An important thing about this class is that it keeps a reference to an instance of (typically) core_renderer which is used as an underlying renderer. This reference is kept in protected $output member variable. So, there is no more $OUTPUT in plugin renderers. They all use $this->output->something() to render the output.

Example: Workshop module defines mod_workshop_renderer class in mod/workshop/renderer.php file. The renderer defines a method to display a student submission.

// in renderer.php:
class workshop_submission implements renderable {
public function __construct(stdclass $submission, $anonymous = false, array $attachments = null) {
// here the widget is prepared and all necessary logic is performed
if ($anonymous) {
$this->authorname = get_string('anonymousauthor', 'workshop');
} else {
$this->authorname = fullname(...);
class mod_workshop_renderer extends plugin_renderer_base {
protected function render_workshop_submission(workshop_submission $submission) {
$out = $this->output->heading(format_string($submission->title), 2);
$out .= $this->output->container(format_string($submission->authorname), 'author');
$out .= $this->output->container(format_text($submission->content, FORMAT_HTML), 'content');
return $this->output->container($out, 'submission');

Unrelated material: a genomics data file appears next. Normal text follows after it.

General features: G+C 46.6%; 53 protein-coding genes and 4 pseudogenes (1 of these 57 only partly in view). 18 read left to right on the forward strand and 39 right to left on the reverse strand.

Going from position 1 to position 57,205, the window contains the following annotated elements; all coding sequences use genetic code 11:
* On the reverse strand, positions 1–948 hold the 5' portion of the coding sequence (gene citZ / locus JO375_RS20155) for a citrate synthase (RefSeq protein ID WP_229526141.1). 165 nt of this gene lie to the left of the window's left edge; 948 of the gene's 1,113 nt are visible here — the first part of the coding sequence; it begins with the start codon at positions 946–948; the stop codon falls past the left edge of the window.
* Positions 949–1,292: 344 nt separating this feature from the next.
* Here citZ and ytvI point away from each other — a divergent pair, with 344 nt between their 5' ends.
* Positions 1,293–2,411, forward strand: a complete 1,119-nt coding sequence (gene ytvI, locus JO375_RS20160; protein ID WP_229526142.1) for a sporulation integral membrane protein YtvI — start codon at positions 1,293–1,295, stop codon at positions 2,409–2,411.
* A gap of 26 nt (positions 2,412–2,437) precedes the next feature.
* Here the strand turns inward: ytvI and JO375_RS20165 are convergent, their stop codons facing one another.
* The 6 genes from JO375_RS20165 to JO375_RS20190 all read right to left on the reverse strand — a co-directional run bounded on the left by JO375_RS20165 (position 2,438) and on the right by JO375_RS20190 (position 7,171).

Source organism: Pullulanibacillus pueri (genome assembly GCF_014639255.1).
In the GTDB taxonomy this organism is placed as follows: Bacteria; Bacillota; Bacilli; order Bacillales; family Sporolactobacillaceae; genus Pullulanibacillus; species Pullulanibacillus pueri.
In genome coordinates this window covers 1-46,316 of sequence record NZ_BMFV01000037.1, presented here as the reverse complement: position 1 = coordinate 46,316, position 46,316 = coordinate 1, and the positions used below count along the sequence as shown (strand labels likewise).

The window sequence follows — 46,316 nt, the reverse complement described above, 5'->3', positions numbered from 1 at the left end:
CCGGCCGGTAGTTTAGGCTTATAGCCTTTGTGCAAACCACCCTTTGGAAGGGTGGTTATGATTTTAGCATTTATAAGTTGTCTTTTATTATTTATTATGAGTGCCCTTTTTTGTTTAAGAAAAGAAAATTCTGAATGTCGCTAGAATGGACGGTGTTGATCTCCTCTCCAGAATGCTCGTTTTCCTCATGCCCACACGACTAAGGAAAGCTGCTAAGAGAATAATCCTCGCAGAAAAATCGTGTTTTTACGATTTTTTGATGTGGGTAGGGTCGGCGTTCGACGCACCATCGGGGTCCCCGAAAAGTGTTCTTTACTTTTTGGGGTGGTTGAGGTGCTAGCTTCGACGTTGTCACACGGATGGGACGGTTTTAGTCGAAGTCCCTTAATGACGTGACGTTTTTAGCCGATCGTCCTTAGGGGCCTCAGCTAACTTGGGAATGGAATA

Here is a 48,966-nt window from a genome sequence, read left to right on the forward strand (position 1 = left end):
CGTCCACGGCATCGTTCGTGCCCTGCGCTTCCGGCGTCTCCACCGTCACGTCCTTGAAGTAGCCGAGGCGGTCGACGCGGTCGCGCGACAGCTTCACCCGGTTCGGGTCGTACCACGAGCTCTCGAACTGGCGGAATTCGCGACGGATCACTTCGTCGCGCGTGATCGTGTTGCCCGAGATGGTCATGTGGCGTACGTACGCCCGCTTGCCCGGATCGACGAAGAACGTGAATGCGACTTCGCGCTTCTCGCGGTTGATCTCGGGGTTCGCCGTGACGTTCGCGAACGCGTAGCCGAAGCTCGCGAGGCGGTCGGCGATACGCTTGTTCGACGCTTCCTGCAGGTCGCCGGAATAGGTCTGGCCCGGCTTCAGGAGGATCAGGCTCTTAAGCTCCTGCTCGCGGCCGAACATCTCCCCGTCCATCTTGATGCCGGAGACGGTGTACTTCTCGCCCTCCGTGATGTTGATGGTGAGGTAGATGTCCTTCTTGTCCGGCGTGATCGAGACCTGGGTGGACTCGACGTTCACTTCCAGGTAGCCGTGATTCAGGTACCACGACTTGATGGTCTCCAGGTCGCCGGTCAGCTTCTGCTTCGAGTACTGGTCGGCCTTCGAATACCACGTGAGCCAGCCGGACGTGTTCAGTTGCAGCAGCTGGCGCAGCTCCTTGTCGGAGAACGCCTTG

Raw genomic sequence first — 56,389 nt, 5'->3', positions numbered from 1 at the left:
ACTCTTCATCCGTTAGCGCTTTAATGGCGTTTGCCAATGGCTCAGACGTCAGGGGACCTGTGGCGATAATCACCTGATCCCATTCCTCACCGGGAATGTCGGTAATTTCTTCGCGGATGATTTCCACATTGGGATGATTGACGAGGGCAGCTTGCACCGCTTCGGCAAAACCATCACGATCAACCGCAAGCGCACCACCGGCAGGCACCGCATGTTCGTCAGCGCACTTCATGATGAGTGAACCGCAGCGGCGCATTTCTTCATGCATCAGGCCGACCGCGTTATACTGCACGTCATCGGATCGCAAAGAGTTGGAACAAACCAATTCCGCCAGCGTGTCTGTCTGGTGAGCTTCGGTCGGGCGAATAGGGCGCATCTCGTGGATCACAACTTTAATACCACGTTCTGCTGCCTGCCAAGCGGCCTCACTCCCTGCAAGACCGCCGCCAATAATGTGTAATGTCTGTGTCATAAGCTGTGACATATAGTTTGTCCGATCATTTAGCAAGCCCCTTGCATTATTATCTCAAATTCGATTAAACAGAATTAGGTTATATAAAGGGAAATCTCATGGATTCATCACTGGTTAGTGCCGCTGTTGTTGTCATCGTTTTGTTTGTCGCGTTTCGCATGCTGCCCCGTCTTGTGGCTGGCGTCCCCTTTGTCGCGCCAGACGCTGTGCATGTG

// in view.php
$output = $PAGE->get_renderer('mod_workshop');
$submissionrecord = get_record('workshop_submissions', array(...));
$submissionwidget = new workshop_submission($submissionrecord, false);
echo $output->header();
echo $output->render($submissionwidget);
echo $output->footer();

Note that $output->header() and $output->footer() are not defined in mod_workshop_renderer. Plugin renderers are able to forward calls to the underlying renderer automatically. So, in view.php, there could be echo $OUTPUT->header(); which would call the same method. We prefer the way above because of consistency - there is the only one $output instance used instead of two $OUTPUT and $wsoutput.

WARNING: get_renderer() should typically be the last output related call you make before displaying your page's header. get_renderer() forces the page layout to 'base' if it has not already been set and this will almost certainly cause your page to display incorrectly (e.g. no blocks).

Note that as of Moodle 2.9, the render method could be rewritten to use a template. See Templates for more information.

Bootstrap renderer

Bootstrap renderer is used as a temporary $OUTPUT before the full initialisation of standard core renderer.

Theme customisations

Theme renderers

Theme renderers are stored in renderers.php file in theme folder (or autoloaded from the classes folder). The actual overriding of renderers is the responsibility of renderer_factory classes which may be selected in theme config.php.

Creating a Renderable "widget" in your theme

To create a renderable "widget" that could be used in multiple places in your theme (e.g. on the front page, in an overriden renderer for mod_assign etc.) Create a renderable and renderer in the following folder: /theme/mytheme/output/mywidget/rendererable.php theme/mytheme/output/mywidget/renderer.php

$mywidgetrenderable  = new \theme_mytheme\output\mywidget\renderable($params);
$mywidgetrenderer = $this->page->get_renderer('theme_mytheme','mywidget'); // Or $PAGE->get_renderer depending on context
$mywidget = $mywidgetrenderer->render($mywidgetrenderer);

there is a good example of this in moodle core -> /admin/tool/monitor

Low level HTML output

Low level html markup is created via html_renderer class.

See also